But the flipside is that BNB does present an extra layer of risk here. Even if Binance don’t owe loans to anybody, without presenting its liabilities as part of the proof of reserves, there is no way to verify that Binance does not have liabilities against its own book. This is where BNB could come in as collateral, and things could theoretically get quite messy.

Zhao has said “never use a token you created as collateral”. He is right. But the cost of borrowing on Binance is subsidised if users present BNB as collateral, so there is leverage on the token here indirectly. This is a pressure point that I would love to investigate further, but the information is unfortunately not publicly available, so for now all I can do is wonder out loud on the Internet.

Now, just to be clear, this is a hypothetical scenario for which there is no evidence to suggest is happening. But for as long as a proper audit with liabilities is not presented, there is also no way to verify that any of these far-fetched scenarios are not taking place. That is why we are seeing such large withdrawals as referenced above.

It is also worth noting how meteoric the rise of the BNB token has been, with it dominating nearly every major crypto during the boom. With how the demand dynamics work and the lack of transparency here, it is easy to conjure up doomsday scenarios in one’s head – which are just that, doomsday scenarios, but cannot be discounted given how opaque Binance currently is.

Other happenings

There has been other strange behaviour, too.

Twitter has become an increasingly combative space for Binance. Somewhat remarkably, Binance even published a screenshot of a support log with a customer. The customer did appear rude and aggressive, but a company posting a support log is an invasion of privacy and an outright bizarre move.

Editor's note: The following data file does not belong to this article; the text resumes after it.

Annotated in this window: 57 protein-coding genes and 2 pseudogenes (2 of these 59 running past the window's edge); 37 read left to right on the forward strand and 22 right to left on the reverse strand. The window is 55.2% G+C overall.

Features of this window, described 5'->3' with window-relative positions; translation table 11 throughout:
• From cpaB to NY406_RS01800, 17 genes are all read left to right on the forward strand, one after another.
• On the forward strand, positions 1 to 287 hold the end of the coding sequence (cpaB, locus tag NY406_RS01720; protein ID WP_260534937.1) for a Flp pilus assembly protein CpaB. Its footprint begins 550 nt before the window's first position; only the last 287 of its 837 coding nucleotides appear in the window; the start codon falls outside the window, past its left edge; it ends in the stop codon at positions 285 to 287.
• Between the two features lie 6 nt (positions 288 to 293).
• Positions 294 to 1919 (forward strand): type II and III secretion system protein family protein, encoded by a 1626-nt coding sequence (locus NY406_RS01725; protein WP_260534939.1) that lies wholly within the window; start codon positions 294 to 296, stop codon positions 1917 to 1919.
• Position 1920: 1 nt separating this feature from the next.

This kind of behaviour doesn’t really help anyone. Right now, there are no winners to come out of this whole crypto debacle over the last month. Another thing which is getting airtime is curious movements on-chain and problems with withdrawals. Most notably, the suspension of USDC withdrawals early Tuesday.

Zhao had the below to say:

Then there was the $2 billion Bitcoin transferred on-chain two weeks ago, which Zhao said was a “specific amount” demanded by the auditor to prove that Binance owned the wallet.

Again, like I have repeatedly said, we should not have to rely on tweets to assuage concerns. The industry as a whole – Binance included – simply must become more transparent.

What should investors do?

Like I said, there is nothing even remotely concrete here. Binance still appears to be perfectly fine, and it would be a major shock if anything was to happen.

But for investors, given the lack of transparency and all the chaos happening in the crypto world, the simple answer is that it just makes sense to withdraw from Binance right now.

There is no downside to doing so – it merely takes 30 seconds. Why not play it safe and wait until all the dust settles? Customers literally give up nothing by withdrawing. And at this point, they need to look after themselves first.

Zhao, for his part, has said that he is working with Ethereum founder Buterin to implement a more robust proof of reserves process. This will help, and customers can then re-assess. But for now, my advice would be to use exchanges for trading only, rather than storage, because they are too opaque and there is just not enough information for investors to be confident.

Hopefully, this all blows over. I’m sure it will. But when customers are forced to rely on a CEO’s tweets to clarify concern, that is a massive red flag. And why take the risk when it only takes a few clicks to withdraw?